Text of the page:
Spitfire ace tribute
PUBLISHED: 15:58 13 August 2008 | UPDATED: 09:46 12 August 2010
A PILOT who died during a ferocious dog fight during the Second World War is to be honoured. Next Saturday, August 23, the life of top RAF flying ace
A PILOT who died during a ferocious dog fight during the Second World War is to be honoured.
Next Saturday, August 23, the life of top RAF flying ace Pat Hughes will be celebrated with a fly past by a Spitfire aircraft and a memorial stone is due to be unveiled where he crashed at Sundridge, near Sevenoaks.
Cadets from Dartford, Swanley and Biggin Hill Air Training Corps will pay their respects to the 23-year-old Flight Lieutenant who died on September 7 1940 just five weeks after marrying his sweetheart.
It is the latest bid by Shoreham Aircraft Museum to mark the death of pilots within a ten-mile radius of the museum during The Battle of Britain.
Pat Hughes was one of 12 pilots sent from RAF Middle Wallop in Hampshire to intercept over 500 German fighters who were escorting bombers doing raids over London.
Project leader Geoff Nutkins said: "Soon enough the Spitfires were facing large numbers of enemy bombers and fighters returning from London to make good their escape back to bases in northern France.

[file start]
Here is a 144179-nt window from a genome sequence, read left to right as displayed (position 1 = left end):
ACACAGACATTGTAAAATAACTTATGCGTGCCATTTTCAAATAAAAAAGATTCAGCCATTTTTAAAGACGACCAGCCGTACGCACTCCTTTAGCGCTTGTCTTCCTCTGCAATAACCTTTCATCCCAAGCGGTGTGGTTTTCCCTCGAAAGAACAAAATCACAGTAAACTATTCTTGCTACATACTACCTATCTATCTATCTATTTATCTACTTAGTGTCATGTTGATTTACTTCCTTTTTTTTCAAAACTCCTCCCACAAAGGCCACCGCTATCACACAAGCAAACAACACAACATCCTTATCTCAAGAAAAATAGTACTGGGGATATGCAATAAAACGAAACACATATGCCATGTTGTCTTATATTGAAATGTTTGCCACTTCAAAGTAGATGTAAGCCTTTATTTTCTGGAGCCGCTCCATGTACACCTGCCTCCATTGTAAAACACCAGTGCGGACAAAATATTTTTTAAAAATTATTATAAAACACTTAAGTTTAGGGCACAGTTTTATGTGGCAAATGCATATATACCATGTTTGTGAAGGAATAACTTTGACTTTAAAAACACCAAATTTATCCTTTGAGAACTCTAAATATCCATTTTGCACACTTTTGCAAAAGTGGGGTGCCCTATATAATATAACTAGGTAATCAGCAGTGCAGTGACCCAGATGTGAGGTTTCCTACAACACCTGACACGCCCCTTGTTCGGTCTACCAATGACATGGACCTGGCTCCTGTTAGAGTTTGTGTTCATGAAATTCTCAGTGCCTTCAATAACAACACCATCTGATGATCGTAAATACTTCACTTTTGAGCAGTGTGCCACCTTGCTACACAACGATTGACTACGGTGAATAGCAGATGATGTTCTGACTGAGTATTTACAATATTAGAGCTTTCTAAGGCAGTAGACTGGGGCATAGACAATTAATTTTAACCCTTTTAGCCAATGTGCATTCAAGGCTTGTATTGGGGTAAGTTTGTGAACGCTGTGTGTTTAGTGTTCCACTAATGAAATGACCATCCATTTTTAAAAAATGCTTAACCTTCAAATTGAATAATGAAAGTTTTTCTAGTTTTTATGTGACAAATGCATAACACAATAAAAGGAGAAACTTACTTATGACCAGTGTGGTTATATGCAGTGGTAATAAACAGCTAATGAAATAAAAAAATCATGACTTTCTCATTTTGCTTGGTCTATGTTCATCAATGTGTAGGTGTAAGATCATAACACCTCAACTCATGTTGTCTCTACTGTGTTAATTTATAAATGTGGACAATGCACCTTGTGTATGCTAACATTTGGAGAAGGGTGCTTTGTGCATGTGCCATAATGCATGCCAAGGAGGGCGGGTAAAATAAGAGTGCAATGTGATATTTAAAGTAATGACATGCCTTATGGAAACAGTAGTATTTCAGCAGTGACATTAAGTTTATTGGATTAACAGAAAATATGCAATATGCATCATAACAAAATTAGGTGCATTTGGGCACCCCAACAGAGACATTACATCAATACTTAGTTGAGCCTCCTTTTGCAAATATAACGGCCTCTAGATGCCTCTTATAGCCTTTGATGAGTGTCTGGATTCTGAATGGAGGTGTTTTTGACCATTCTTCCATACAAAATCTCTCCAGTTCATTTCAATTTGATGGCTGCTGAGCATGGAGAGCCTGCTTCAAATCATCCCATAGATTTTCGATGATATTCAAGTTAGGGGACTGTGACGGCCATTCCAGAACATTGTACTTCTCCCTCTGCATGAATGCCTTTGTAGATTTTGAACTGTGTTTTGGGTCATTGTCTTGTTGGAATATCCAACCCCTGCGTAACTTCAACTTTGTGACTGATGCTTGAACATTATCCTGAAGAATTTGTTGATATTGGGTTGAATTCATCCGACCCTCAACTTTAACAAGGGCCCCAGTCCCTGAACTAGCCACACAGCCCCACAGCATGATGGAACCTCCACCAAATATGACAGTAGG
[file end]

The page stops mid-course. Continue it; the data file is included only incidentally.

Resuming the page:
"Paterson Hughes was recognised as a very aggressive and successful RAF fighter pilot of that momentous summer.
"He was already credited with at least a dozen air victories being renowned for closing in bravely to very short range when attacking his chosen target.
"On this Saturday early evening his tactics were no different as he led his Flight to attack a formation of Dornier bombers near Sevenoaks."
Precisely what happened during the confusion of battle is not fully known, one eyewitness on the ground suggesting the pilot deliberately smashed into a Dornier bomber.
Other accounts said the bomber exploded, taking Hughes' Spitfire with it.
Mr Nutkins said: "Whatever the truth, the attempt to successfully bale-out from his stricken fighter proved tragic as the body of Pat Hughes was found in a garden at Sundridge with his Spitfire crashing at Bessels Green.
"The Dornier crashed in pieces across Sundridge with four of the five-man German crew being killed."
Hughes was posthumously awarded the Distinguished Flying Cross.
Other memorial stones laid to date are for Jimmy Paterson, Sparepenny Lane, Farningham; Nat Barry, Court Lodge Farm, Darenth; Trevor Oldfield, Hesketh Park, Dartford; John Ellis, Warren Road, Chelsfield.
Visitors welcome to attend the event on August 23 from noon. To support the project visit www.shoreham-aircraft-museum.co.uk or call the museum on 01959 524416.
If you value what this story gives you, please consider supporting the Bromley Times. Click the link in the orange box above for details.